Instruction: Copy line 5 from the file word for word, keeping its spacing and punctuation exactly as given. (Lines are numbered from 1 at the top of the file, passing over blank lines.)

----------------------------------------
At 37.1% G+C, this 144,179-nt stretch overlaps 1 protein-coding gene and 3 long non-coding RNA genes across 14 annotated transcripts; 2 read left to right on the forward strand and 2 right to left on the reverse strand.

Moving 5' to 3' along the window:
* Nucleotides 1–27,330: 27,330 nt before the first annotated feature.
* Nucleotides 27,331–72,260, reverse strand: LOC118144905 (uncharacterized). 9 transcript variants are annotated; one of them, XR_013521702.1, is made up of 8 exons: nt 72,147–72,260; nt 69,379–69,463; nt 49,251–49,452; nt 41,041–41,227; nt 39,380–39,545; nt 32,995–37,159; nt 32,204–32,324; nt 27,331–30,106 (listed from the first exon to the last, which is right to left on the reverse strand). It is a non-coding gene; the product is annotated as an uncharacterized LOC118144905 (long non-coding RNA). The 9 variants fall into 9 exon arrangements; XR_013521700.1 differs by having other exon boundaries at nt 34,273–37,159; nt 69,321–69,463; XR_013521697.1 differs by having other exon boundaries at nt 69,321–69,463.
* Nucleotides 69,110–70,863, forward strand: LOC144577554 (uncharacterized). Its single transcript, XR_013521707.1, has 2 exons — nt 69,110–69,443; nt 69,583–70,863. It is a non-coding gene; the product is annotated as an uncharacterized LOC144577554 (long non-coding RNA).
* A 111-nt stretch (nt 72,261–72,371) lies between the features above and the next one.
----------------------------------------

* Nucleotides 69,110–70,863, forward strand: LOC144577554 (uncharacterized). Its single transcript, XR_013521707.1, has 2 exons — nt 69,110–69,443; nt 69,583–70,863. It is a non-coding gene; the product is annotated as an uncharacterized LOC144577554 (long non-coding RNA).